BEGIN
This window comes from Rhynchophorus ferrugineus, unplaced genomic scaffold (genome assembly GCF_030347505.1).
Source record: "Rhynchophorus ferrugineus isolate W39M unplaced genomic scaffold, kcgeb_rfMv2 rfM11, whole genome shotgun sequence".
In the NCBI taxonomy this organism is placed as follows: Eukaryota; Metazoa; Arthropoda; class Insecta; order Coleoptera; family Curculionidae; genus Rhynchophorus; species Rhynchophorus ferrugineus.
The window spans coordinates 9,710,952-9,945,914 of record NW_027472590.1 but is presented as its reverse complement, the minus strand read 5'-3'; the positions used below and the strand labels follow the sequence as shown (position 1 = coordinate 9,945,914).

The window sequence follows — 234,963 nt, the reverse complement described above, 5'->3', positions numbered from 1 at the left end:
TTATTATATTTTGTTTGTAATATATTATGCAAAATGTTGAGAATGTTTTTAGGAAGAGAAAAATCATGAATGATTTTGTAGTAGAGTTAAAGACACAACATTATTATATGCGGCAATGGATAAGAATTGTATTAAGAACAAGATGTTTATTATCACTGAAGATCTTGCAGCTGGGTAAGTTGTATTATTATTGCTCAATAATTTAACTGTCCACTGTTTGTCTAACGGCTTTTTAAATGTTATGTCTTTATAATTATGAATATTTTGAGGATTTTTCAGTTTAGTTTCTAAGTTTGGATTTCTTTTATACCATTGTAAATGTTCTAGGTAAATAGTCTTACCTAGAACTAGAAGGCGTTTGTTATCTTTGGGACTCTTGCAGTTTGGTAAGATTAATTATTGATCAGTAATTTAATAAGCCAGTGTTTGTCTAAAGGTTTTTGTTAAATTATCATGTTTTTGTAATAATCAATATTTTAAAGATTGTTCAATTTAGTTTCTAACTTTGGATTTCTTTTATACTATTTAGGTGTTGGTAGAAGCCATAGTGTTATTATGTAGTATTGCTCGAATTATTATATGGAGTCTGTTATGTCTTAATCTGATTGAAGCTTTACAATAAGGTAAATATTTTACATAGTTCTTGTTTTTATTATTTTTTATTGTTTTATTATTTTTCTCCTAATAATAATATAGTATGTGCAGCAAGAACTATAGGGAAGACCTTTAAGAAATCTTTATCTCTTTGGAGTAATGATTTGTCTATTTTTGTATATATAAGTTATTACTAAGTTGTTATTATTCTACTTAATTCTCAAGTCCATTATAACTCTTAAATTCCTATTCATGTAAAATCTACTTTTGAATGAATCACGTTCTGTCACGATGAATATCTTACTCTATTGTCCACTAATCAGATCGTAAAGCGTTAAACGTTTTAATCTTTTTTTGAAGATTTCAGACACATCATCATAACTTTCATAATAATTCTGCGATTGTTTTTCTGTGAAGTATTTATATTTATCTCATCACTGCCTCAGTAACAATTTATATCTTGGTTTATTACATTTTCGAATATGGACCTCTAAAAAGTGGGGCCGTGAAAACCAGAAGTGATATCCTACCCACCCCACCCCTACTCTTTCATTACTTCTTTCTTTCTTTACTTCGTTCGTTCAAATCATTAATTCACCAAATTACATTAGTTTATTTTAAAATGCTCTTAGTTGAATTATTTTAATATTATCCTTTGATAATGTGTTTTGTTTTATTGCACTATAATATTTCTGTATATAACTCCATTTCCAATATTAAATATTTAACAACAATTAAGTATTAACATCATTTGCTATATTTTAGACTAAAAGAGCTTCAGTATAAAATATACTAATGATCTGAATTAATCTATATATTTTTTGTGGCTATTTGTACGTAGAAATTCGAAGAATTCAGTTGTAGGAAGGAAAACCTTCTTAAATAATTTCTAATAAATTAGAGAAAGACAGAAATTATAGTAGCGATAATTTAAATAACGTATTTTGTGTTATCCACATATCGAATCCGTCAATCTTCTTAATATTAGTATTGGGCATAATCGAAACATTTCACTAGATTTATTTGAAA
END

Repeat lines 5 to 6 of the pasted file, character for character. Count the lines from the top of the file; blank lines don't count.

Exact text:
The window sequence follows — 234,963 nt, the reverse complement described above, 5'->3', positions numbered from 1 at the left end:
TTATTATATTTTGTTTGTAATATATTATGCAAAATGTTGAGAATGTTTTTAGGAAGAGAAAAATCATGAATGATTTTGTAGTAGAGTTAAAGACACAACATTATTATATGCGGCAATGGATAAGAATTGTATTAAGAACAAGATGTTTATTATCACTGAAGATCTTGCAGCTGGGTAAGTTGTATTATTATTGCTCAATAATTTAACTGTCCACTGTTTGTCTAACGGCTTTTTAAATGTTATGTCTTTATAATTATGAATATTTTGAGGATTTTTCAGTTTAGTTTCTAAGTTTGGATTTCTTTTATACCATTGTAAATGTTCTAGGTAAATAGTCTTACCTAGAACTAGAAGGCGTTTGTTATCTTTGGGACTCTTGCAGTTTGGTAAGATTAATTATTGATCAGTAATTTAATAAGCCAGTGTTTGTCTAAAGGTTTTTGTTAAATTATCATGTTTTTGTAATAATCAATATTTTAAAGATTGTTCAATTTAGTTTCTAACTTTGGATTTCTTTTATACTATTTAGGTGTTGGTAGAAGCCATAGTGTTATTATGTAGTATTGCTCGAATTATTATATGGAGTCTGTTATGTCTTAATCTGATTGAAGCTTTACAATAAGGTAAATATTTTACATAGTTCTTGTTTTTATTATTTTTTATTGTTTTATTATTTTTCTCCTAATAATAATATAGTATGTGCAGCAAGAACTATAGGGAAGACCTTTAAGAAATCTTTATCTCTTTGGAGTAATGATTTGTCTATTTTTGTATATATAAGTTATTACTAAGTTGTTATTATTCTACTTAATTCTCAAGTCCATTATAACTCTTAAATTCCTATTCATGTAAAATCTACTTTTGAATGAATCACGTTCTGTCACGATGAATATCTTACTCTATTGTCCACTAATCAGATCGTAAAGCGTTAAACGTTTTAATCTTTTTTTGAAGATTTCAGACACATCATCATAACTTTCATAATAATTCTGCGATTGTTTTTCTGTGAAGTATTTATATTTATCTCATCACTGCCTCAGTAACAATTTATATCTTGGTTTATTACATTTTCGAATATGGACCTCTAAAAAGTGGGGCCGTGAAAACCAGAAGTGATATCCTACCCACCCCACCCCTACTCTTTCATTACTTCTTTCTTTCTTTACTTCGTTCGTTCAAATCATTAATTCACCAAATTACATTAGTTTATTTTAAAATGCTCTTAGTTGAATTATTTTAATATTATCCTTTGATAATGTGTTTTGTTTTATTGCACTATAATATTTCTGTATATAACTCCATTTCCAATATTAAATATTTAACAACAATTAAGTATTAACATCATTTGCTATATTTTAGACTAAAAGAGCTTCAGTATAAAATATACTAATGATCTGAATTAATCTATATATTTTTTGTGGCTATTTGTACGTAGAAATTCGAAGAATTCAGTTGTAGGAAGGAAAACCTTCTTAAATAATTTCTAATAAATTAGAGAAAGACAGAAATTATAGTAGCGATAATTTAAATAACGTATTTTGTGTTATCCACATATCGAATCCGTCAATCTTCTTAATATTAGTATTGGGCATAATCGAAACATTTCACTAGATTTATTTGAAA